Stocks in Hong Kong and Singapore rose for the first week in six after their governments reported progress in slowing the spread of severe acute respiratory syndrome.
For the week, Hong Kong's Hang Seng index gained 4.8 percent, while Singapore's Straits Times Index advanced 5.7 percent. The week's gains were the first since the five days ended March 21.
Hong Kong yesterday reported 11 new cases of SARS, tying the previous low for fewest increases since the outbreak of the deadly disease in March. Singapore yesterday announced two more infections, with no new victims in 48 hours.
"SARS is a temporary issue; it will go away," said Bich Pham, a managing director at TAL CEF Global Asset Management Ltd, a unit of Canadian Imperial Bank of Commerce. TAL CEF Global Asset Management invests US$300 million in the Asia Pacific region. "You are now seeing half of the people no longer wearing masks, so the sentiment is stabilizing. We have seen the worst."
Concerns about the disease pushed shares lower in Taiwan, where the benchmark TWSE index ended the week down 1.1 percent.
The nation on April 27 stopped granting visas to visitors from areas affected by SARS. That may hurt business for companies with factories in China.
In the US, both the Standard & Poor's 500 Index and the Nasdaq Composite Index climbed for a third week, their longest winning streaks since November, amid optimism economic and profit growth will pick up following the end of the war with Iraq.
The S&P 500 gained 3.5 percent, the Nasdaq jumped 4.8 percent, the Dow Jones Industrial Average added 3.3 percent.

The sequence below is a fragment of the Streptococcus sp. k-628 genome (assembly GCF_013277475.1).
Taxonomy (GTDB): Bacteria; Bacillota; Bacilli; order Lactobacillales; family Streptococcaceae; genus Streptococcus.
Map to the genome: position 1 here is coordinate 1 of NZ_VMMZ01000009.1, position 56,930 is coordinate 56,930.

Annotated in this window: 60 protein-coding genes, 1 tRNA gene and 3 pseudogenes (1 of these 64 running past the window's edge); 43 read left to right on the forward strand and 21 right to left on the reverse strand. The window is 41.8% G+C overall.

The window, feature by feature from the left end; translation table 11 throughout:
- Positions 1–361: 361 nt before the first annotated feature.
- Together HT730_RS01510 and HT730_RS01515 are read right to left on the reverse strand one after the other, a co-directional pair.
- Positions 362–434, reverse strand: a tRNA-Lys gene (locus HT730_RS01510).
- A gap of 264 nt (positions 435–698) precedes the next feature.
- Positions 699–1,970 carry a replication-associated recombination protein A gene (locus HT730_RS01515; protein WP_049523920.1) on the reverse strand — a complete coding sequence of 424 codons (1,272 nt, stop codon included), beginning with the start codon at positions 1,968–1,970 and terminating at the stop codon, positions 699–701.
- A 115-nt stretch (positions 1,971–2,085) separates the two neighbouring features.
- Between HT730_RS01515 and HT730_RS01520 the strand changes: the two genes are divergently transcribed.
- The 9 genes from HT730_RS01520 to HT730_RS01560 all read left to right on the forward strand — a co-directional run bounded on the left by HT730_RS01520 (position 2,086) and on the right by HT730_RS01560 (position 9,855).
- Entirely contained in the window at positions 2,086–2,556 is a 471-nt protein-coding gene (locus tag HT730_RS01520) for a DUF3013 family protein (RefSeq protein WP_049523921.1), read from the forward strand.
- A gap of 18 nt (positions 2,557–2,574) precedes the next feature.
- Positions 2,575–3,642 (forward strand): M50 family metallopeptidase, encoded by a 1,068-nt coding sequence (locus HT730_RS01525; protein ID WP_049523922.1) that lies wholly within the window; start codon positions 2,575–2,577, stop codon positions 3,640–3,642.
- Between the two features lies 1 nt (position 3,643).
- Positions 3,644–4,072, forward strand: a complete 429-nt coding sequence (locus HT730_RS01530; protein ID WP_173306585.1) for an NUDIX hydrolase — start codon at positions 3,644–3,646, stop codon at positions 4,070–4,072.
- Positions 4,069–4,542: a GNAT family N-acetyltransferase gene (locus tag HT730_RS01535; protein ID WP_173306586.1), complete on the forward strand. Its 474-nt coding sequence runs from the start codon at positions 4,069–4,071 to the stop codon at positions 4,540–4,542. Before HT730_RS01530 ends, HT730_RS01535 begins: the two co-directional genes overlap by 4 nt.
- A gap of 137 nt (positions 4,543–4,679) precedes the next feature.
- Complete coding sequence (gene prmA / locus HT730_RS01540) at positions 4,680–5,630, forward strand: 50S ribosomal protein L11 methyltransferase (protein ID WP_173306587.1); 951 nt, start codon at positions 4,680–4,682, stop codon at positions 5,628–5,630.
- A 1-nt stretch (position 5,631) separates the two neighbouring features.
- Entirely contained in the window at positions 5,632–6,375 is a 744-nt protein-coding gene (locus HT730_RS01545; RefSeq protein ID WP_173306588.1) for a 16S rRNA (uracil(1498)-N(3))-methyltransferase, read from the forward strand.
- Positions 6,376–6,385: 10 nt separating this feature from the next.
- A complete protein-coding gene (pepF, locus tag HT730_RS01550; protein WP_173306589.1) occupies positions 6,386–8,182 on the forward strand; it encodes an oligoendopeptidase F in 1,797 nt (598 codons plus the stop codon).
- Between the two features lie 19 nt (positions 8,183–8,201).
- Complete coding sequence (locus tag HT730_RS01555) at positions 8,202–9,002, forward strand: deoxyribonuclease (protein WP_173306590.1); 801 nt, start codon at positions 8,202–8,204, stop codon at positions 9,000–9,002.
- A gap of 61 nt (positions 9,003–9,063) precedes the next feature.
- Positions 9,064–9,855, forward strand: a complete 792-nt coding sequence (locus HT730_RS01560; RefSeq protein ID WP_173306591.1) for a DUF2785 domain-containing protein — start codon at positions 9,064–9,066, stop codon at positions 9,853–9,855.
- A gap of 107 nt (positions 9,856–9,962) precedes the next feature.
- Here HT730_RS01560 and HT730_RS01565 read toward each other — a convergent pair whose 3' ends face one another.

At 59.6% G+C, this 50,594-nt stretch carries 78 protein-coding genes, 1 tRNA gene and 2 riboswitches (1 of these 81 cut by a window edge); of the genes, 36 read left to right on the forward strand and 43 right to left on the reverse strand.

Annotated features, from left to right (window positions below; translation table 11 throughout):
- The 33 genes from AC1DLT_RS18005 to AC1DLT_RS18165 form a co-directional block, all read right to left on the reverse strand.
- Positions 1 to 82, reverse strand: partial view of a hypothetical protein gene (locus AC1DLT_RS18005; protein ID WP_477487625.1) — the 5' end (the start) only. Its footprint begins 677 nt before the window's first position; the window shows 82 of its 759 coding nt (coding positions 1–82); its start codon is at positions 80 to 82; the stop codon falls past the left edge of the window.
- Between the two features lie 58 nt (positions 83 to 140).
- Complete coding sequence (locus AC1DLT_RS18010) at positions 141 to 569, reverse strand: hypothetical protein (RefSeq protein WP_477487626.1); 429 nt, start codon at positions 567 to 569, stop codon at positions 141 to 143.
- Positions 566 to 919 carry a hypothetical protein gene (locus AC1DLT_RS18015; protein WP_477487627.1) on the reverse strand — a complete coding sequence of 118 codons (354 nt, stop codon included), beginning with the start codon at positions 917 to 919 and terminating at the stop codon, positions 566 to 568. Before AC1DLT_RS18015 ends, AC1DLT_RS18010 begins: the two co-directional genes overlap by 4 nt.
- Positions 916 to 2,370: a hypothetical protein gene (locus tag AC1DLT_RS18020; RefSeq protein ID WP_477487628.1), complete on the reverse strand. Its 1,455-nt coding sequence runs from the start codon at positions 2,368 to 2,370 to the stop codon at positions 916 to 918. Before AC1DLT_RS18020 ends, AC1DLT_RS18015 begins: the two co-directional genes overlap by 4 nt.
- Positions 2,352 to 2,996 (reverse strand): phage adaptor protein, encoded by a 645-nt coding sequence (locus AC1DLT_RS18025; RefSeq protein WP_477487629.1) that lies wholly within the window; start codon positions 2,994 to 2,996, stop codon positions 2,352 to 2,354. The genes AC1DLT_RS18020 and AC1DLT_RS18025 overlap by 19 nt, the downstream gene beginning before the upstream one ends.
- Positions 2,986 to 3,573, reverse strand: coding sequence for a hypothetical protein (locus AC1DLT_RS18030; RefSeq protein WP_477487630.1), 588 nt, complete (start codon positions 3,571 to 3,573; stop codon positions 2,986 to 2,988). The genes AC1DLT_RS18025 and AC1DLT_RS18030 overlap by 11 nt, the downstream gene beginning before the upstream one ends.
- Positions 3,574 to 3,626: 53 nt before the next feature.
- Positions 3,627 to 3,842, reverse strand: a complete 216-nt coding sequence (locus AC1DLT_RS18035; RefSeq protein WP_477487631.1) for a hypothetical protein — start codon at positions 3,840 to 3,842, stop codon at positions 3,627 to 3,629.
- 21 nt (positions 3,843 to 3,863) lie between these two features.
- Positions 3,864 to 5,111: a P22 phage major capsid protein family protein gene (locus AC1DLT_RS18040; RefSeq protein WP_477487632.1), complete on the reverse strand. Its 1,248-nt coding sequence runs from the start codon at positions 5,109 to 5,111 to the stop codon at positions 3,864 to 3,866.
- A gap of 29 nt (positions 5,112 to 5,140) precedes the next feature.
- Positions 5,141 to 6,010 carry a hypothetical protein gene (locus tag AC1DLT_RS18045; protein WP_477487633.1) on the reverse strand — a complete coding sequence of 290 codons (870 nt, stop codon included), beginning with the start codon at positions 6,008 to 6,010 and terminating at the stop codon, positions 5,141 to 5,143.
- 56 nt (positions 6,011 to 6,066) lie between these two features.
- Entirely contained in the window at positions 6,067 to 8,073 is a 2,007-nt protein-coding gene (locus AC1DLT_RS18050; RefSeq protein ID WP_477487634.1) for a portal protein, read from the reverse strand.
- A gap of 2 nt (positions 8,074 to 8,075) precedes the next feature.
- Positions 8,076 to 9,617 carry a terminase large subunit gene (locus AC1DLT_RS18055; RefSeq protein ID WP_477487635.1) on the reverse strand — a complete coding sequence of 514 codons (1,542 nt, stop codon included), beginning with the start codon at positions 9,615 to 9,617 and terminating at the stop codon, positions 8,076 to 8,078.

Property developers in Hong Kong such as Sun Hung Kai Properties Ltd rose as fewer reported cases of SARS increased optimism that the economy may recover.
Sun Hung Kai Properties rose 7.2 percent this week, while Cheung Kong (Holdings) Ltd advanced 6.1 percent. The stocks were the fourth and fifth biggest gainers in the benchmark index.
Cathay Pacific Airways Ltd, Asia's fifth-largest carrier by sales, jumped 14 percent this week after the stock lost more than a quarter of its value during the previous four weeks. The company on April 30 said bookings for June fell by about half because of the SARS outbreak.
Singapore Airlines Ltd, Asia's most profitable carrier, rose 15 percent this week, leading gains in the Straits Times Index.
The carrier on April 30 said it would cut more flights, lowering its total capacity by 29 percent, because of SARS.
Singapore's health ministry said yesterday the country, the third-most infected by SARS worldwide with 203 cases, reported no new cases in four out of the past six days. Earlier this week, the World Health Organization said SARS cases in Singapore had probably peaked.
Taiwan's stock benchmark ended the week lower. The US
Centers for Disease Control and Prevention issued an advisory recommending that travelers avoid Taiwan, where officials today reported 2 new SARS cases, bringing the total number of infections to 100.
"The SARS damage to Taiwan's economy hasn't been fully reflected in stock prices," said Barro Liao, who manages US$52 million at Prudential Securities Investment Trust Co.
Quanta Computer Inc, Taiwan's No. 1 notebook computer maker, was the biggest drag on the index, dropping 8.3 percent for the week. Chunghwa Picture Tubes Ltd ended the week 21 percent lower and was the second-biggest contributor to the index's drop.